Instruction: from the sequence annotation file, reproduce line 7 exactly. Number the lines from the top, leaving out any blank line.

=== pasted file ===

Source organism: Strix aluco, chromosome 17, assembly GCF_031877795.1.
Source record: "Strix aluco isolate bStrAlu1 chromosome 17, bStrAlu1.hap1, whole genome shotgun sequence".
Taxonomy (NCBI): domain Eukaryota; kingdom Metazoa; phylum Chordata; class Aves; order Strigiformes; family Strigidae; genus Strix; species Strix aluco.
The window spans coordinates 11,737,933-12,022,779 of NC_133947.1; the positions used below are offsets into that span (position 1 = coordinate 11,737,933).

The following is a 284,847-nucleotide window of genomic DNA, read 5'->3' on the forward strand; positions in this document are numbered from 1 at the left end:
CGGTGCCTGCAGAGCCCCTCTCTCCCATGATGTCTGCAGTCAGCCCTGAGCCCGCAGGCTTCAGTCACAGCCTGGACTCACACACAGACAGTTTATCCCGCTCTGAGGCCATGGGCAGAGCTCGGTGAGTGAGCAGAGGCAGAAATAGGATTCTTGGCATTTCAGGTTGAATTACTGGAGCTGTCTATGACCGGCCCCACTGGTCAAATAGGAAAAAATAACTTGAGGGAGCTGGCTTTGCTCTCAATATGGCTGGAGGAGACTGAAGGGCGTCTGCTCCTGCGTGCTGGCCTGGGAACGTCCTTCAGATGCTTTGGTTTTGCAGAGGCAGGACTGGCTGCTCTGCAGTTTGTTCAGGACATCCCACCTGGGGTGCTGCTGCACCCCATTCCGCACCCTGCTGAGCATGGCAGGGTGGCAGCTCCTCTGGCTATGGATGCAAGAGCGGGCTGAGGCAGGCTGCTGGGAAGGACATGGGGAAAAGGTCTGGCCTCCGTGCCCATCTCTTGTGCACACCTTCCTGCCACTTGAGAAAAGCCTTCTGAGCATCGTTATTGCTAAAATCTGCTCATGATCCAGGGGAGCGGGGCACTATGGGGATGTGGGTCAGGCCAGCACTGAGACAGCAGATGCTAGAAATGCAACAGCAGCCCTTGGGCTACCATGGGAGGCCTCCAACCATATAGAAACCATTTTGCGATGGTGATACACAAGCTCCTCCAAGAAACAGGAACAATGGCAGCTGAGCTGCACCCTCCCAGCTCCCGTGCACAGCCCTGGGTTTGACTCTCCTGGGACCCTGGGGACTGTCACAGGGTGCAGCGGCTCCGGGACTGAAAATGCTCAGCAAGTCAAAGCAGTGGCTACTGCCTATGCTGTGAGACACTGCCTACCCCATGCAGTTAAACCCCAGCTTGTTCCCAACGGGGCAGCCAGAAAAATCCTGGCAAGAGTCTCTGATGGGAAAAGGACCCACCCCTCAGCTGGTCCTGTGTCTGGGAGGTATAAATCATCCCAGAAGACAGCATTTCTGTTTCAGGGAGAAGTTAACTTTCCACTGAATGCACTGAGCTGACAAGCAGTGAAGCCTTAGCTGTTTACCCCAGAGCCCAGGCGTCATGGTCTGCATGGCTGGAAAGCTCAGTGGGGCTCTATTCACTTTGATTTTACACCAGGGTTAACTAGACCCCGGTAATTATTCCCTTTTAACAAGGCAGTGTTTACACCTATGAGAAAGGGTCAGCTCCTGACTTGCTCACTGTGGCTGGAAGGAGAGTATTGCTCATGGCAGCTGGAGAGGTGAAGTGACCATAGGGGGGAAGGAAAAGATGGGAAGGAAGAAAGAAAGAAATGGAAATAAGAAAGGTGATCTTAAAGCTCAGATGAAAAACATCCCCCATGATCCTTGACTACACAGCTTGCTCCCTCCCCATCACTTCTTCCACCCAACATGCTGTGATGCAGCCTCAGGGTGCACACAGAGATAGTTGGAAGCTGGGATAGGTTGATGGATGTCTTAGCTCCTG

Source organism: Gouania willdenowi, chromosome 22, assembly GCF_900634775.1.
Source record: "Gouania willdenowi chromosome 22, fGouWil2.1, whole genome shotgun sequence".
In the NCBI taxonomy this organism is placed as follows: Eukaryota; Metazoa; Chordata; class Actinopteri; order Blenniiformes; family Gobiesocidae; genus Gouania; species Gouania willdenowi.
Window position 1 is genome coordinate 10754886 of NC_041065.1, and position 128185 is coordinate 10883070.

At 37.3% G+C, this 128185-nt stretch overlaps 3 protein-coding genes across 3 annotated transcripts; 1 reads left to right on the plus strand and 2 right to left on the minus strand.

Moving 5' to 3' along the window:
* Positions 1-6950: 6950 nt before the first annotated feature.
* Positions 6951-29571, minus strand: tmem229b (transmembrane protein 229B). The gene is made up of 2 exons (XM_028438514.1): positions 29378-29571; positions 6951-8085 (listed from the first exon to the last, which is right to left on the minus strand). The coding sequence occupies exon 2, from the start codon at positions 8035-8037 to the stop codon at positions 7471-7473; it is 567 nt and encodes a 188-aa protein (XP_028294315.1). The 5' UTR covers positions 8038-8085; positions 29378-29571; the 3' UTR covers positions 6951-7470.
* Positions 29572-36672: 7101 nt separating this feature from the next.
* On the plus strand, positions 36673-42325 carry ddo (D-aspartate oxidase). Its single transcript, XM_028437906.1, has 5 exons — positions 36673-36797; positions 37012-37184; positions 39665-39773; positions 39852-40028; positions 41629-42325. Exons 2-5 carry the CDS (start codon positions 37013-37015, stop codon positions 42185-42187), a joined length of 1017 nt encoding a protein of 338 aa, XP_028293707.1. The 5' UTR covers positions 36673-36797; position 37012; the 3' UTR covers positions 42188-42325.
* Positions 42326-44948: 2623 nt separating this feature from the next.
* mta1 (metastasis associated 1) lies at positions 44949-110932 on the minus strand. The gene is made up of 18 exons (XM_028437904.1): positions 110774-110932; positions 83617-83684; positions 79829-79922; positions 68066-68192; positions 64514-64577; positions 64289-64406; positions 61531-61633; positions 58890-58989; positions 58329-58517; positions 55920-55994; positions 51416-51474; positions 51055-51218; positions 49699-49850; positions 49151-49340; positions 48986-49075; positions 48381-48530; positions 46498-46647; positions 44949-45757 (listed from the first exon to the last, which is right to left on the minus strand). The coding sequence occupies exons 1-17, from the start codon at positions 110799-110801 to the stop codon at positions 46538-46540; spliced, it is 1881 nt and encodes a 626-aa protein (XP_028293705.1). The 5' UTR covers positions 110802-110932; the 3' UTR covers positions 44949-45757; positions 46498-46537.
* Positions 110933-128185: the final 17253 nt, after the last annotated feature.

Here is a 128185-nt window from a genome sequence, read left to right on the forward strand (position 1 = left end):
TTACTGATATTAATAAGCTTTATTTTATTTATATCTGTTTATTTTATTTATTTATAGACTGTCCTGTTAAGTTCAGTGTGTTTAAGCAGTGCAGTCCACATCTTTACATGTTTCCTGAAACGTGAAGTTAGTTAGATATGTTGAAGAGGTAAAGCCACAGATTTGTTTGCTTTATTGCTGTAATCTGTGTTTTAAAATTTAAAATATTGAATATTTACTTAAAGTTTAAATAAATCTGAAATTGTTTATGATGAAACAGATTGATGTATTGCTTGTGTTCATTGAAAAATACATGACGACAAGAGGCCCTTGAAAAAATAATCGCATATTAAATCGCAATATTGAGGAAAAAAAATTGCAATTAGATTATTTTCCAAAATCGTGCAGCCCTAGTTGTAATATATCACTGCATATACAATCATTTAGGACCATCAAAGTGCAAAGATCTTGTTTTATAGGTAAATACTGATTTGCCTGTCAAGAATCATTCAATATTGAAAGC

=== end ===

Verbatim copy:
Source organism: Gouania willdenowi, chromosome 22, assembly GCF_900634775.1.